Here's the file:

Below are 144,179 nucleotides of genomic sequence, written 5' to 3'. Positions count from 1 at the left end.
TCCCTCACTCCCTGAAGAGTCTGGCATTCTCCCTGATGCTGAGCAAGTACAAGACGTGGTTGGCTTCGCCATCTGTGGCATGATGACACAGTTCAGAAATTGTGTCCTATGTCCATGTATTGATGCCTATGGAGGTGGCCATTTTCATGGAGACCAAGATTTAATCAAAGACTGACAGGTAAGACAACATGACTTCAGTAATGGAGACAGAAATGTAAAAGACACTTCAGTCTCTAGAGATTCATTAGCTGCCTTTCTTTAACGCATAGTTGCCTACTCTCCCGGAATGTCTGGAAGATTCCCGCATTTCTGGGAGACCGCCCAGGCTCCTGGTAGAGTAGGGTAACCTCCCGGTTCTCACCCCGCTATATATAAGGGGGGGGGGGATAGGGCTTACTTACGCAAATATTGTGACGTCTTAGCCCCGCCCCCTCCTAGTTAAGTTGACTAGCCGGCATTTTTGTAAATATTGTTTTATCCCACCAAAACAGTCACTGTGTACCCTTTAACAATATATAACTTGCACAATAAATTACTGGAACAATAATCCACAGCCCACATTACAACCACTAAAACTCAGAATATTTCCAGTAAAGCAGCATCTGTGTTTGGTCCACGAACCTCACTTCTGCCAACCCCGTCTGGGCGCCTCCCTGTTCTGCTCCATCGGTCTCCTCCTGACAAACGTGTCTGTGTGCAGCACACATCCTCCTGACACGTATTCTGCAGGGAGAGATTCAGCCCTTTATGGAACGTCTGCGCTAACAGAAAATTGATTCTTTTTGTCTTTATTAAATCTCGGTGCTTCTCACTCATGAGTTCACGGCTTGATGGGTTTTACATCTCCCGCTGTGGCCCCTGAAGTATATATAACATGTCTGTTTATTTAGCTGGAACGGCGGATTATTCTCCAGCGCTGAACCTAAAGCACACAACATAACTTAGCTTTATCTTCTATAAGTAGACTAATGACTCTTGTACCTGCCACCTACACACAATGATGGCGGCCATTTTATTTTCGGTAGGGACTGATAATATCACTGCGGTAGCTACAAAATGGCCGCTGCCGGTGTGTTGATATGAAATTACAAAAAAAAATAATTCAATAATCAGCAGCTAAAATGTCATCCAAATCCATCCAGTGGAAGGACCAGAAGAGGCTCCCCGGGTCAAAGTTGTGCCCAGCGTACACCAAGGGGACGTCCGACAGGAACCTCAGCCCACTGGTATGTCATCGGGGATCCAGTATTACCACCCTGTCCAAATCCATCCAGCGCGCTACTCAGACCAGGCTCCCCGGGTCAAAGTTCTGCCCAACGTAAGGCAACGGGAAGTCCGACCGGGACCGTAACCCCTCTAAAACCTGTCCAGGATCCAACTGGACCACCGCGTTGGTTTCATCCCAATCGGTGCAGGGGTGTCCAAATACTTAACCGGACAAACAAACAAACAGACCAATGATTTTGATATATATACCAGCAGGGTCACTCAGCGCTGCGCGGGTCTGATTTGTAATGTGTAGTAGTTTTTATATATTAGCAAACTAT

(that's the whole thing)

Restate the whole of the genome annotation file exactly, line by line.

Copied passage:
Below are 144,179 nucleotides of genomic sequence, written 5' to 3'. Positions count from 1 at the left end.
TCCCTCACTCCCTGAAGAGTCTGGCATTCTCCCTGATGCTGAGCAAGTACAAGACGTGGTTGGCTTCGCCATCTGTGGCATGATGACACAGTTCAGAAATTGTGTCCTATGTCCATGTATTGATGCCTATGGAGGTGGCCATTTTCATGGAGACCAAGATTTAATCAAAGACTGACAGGTAAGACAACATGACTTCAGTAATGGAGACAGAAATGTAAAAGACACTTCAGTCTCTAGAGATTCATTAGCTGCCTTTCTTTAACGCATAGTTGCCTACTCTCCCGGAATGTCTGGAAGATTCCCGCATTTCTGGGAGACCGCCCAGGCTCCTGGTAGAGTAGGGTAACCTCCCGGTTCTCACCCCGCTATATATAAGGGGGGGGGGGATAGGGCTTACTTACGCAAATATTGTGACGTCTTAGCCCCGCCCCCTCCTAGTTAAGTTGACTAGCCGGCATTTTTGTAAATATTGTTTTATCCCACCAAAACAGTCACTGTGTACCCTTTAACAATATATAACTTGCACAATAAATTACTGGAACAATAATCCACAGCCCACATTACAACCACTAAAACTCAGAATATTTCCAGTAAAGCAGCATCTGTGTTTGGTCCACGAACCTCACTTCTGCCAACCCCGTCTGGGCGCCTCCCTGTTCTGCTCCATCGGTCTCCTCCTGACAAACGTGTCTGTGTGCAGCACACATCCTCCTGACACGTATTCTGCAGGGAGAGATTCAGCCCTTTATGGAACGTCTGCGCTAACAGAAAATTGATTCTTTTTGTCTTTATTAAATCTCGGTGCTTCTCACTCATGAGTTCACGGCTTGATGGGTTTTACATCTCCCGCTGTGGCCCCTGAAGTATATATAACATGTCTGTTTATTTAGCTGGAACGGCGGATTATTCTCCAGCGCTGAACCTAAAGCACACAACATAACTTAGCTTTATCTTCTATAAGTAGACTAATGACTCTTGTACCTGCCACCTACACACAATGATGGCGGCCATTTTATTTTCGGTAGGGACTGATAATATCACTGCGGTAGCTACAAAATGGCCGCTGCCGGTGTGTTGATATGAAATTACAAAAAAAAATAATTCAATAATCAGCAGCTAAAATGTCATCCAAATCCATCCAGTGGAAGGACCAGAAGAGGCTCCCCGGGTCAAAGTTGTGCCCAGCGTACACCAAGGGGACGTCCGACAGGAACCTCAGCCCACTGGTATGTCATCGGGGATCCAGTATTACCACCCTGTCCAAATCCATCCAGCGCGCTACTCAGACCAGGCTCCCCGGGTCAAAGTTCTGCCCAACGTAAGGCAACGGGAAGTCCGACCGGGACCGTAACCCCTCTAAAACCTGTCCAGGATCCAACTGGACCACCGCGTTGGTTTCATCCCAATCGGTGCAGGGGTGTCCAAATACTTAACCGGACAAACAAACAAACAGACCAATGATTTTGATATATATACCAGCAGGGTCACTCAGCGCTGCGCGGGTCTGATTTGTAATGTGTAGTAGTTTTTATATATTAGCAAACTAT